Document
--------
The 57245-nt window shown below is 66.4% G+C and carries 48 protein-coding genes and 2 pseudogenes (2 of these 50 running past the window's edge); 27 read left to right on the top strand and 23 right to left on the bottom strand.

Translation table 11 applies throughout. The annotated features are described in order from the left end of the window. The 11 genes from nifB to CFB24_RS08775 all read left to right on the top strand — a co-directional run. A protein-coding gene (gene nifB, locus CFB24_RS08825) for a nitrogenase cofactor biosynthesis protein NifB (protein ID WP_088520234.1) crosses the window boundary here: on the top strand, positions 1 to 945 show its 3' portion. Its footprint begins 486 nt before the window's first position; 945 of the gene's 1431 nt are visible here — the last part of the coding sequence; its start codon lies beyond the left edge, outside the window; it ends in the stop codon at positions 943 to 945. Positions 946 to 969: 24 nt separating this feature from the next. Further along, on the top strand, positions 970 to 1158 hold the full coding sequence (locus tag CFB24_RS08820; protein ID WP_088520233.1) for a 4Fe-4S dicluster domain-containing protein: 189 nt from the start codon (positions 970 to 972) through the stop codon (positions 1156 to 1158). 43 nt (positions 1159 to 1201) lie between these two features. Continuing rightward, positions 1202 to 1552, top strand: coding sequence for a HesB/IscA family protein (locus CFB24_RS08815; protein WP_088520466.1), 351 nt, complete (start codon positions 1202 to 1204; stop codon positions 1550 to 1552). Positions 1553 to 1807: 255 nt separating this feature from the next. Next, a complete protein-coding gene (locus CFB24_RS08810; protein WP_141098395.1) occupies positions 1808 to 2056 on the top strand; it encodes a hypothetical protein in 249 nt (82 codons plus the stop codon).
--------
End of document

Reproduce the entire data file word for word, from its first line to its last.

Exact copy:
The 57245-nt window shown below is 66.4% G+C and carries 48 protein-coding genes and 2 pseudogenes (2 of these 50 running past the window's edge); 27 read left to right on the top strand and 23 right to left on the bottom strand.

Translation table 11 applies throughout. The annotated features are described in order from the left end of the window. The 11 genes from nifB to CFB24_RS08775 all read left to right on the top strand — a co-directional run. A protein-coding gene (gene nifB, locus CFB24_RS08825) for a nitrogenase cofactor biosynthesis protein NifB (protein ID WP_088520234.1) crosses the window boundary here: on the top strand, positions 1 to 945 show its 3' portion. Its footprint begins 486 nt before the window's first position; 945 of the gene's 1431 nt are visible here — the last part of the coding sequence; its start codon lies beyond the left edge, outside the window; it ends in the stop codon at positions 943 to 945. Positions 946 to 969: 24 nt separating this feature from the next. Further along, on the top strand, positions 970 to 1158 hold the full coding sequence (locus tag CFB24_RS08820; protein ID WP_088520233.1) for a 4Fe-4S dicluster domain-containing protein: 189 nt from the start codon (positions 970 to 972) through the stop codon (positions 1156 to 1158). 43 nt (positions 1159 to 1201) lie between these two features. Continuing rightward, positions 1202 to 1552, top strand: coding sequence for a HesB/IscA family protein (locus CFB24_RS08815; protein WP_088520466.1), 351 nt, complete (start codon positions 1202 to 1204; stop codon positions 1550 to 1552). Positions 1553 to 1807: 255 nt separating this feature from the next. Next, a complete protein-coding gene (locus CFB24_RS08810; protein WP_141098395.1) occupies positions 1808 to 2056 on the top strand; it encodes a hypothetical protein in 249 nt (82 codons plus the stop codon).